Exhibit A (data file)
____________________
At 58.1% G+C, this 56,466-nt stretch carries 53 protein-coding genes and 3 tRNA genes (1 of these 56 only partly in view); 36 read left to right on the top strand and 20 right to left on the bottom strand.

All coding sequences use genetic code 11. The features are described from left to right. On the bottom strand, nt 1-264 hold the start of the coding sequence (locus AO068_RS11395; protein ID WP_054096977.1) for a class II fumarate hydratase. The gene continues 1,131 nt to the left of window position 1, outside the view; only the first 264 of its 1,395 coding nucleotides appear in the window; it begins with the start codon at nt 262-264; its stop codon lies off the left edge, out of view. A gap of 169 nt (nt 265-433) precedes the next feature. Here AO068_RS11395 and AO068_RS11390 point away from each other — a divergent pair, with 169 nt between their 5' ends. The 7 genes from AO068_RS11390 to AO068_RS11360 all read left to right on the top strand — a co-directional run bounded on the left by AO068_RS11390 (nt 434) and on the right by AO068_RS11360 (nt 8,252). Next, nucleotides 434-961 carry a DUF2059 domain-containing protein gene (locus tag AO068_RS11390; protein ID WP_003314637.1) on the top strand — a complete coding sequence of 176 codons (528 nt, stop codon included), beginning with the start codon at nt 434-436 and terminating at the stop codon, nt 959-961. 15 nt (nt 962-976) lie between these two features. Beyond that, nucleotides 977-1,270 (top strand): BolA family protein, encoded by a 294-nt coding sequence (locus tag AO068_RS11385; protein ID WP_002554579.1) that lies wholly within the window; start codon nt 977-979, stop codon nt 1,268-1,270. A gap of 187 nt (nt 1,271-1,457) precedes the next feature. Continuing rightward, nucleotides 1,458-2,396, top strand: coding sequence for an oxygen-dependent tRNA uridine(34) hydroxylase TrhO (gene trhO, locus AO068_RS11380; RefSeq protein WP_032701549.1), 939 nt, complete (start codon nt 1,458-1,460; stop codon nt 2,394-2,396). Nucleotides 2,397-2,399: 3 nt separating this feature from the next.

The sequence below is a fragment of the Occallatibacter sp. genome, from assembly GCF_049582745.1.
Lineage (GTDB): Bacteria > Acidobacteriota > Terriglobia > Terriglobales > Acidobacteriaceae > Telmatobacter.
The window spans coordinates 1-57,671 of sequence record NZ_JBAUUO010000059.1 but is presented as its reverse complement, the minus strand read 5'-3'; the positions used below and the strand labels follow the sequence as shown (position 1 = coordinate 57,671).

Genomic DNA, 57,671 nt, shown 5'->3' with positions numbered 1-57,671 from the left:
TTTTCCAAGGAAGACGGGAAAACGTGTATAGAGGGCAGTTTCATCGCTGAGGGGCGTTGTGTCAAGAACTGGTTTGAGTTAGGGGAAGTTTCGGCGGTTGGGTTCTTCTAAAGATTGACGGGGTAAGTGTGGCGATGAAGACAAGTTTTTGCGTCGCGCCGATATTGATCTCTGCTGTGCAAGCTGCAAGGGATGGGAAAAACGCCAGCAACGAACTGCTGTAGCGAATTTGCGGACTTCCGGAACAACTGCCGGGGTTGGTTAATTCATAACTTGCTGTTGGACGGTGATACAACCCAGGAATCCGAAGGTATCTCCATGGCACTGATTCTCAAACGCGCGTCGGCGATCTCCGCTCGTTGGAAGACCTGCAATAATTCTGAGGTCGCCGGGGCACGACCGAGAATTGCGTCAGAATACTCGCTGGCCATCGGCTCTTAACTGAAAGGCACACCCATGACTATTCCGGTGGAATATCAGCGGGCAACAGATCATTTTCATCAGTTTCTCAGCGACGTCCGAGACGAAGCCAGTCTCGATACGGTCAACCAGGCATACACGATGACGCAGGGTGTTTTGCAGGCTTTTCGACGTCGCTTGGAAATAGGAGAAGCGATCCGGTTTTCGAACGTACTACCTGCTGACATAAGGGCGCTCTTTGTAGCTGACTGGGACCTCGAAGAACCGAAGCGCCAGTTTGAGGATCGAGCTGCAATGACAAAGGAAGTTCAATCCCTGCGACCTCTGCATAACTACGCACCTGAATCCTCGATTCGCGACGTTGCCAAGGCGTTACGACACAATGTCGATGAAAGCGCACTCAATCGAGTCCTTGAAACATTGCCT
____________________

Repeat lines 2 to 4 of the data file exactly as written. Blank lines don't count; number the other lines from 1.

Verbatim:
All coding sequences use genetic code 11. The features are described from left to right. On the bottom strand, nt 1-264 hold the start of the coding sequence (locus AO068_RS11395; protein ID WP_054096977.1) for a class II fumarate hydratase. The gene continues 1,131 nt to the left of window position 1, outside the view; only the first 264 of its 1,395 coding nucleotides appear in the window; it begins with the start codon at nt 262-264; its stop codon lies off the left edge, out of view. A gap of 169 nt (nt 265-433) precedes the next feature. Here AO068_RS11395 and AO068_RS11390 point away from each other — a divergent pair, with 169 nt between their 5' ends. The 7 genes from AO068_RS11390 to AO068_RS11360 all read left to right on the top strand — a co-directional run bounded on the left by AO068_RS11390 (nt 434) and on the right by AO068_RS11360 (nt 8,252). Next, nucleotides 434-961 carry a DUF2059 domain-containing protein gene (locus tag AO068_RS11390; protein ID WP_003314637.1) on the top strand — a complete coding sequence of 176 codons (528 nt, stop codon included), beginning with the start codon at nt 434-436 and terminating at the stop codon, nt 959-961. 15 nt (nt 962-976) lie between these two features. Beyond that, nucleotides 977-1,270 (top strand): BolA family protein, encoded by a 294-nt coding sequence (locus tag AO068_RS11385; protein ID WP_002554579.1) that lies wholly within the window; start codon nt 977-979, stop codon nt 1,268-1,270. A gap of 187 nt (nt 1,271-1,457) precedes the next feature. Continuing rightward, nucleotides 1,458-2,396, top strand: coding sequence for an oxygen-dependent tRNA uridine(34) hydroxylase TrhO (gene trhO, locus AO068_RS11380; RefSeq protein WP_032701549.1), 939 nt, complete (start codon nt 1,458-1,460; stop codon nt 2,394-2,396). Nucleotides 2,397-2,399: 3 nt separating this feature from the next.

The sequence below is a fragment of the Occallatibacter sp. genome, from assembly GCF_049582745.1.
Lineage (GTDB): Bacteria > Acidobacteriota > Terriglobia > Terriglobales > Acidobacteriaceae > Telmatobacter.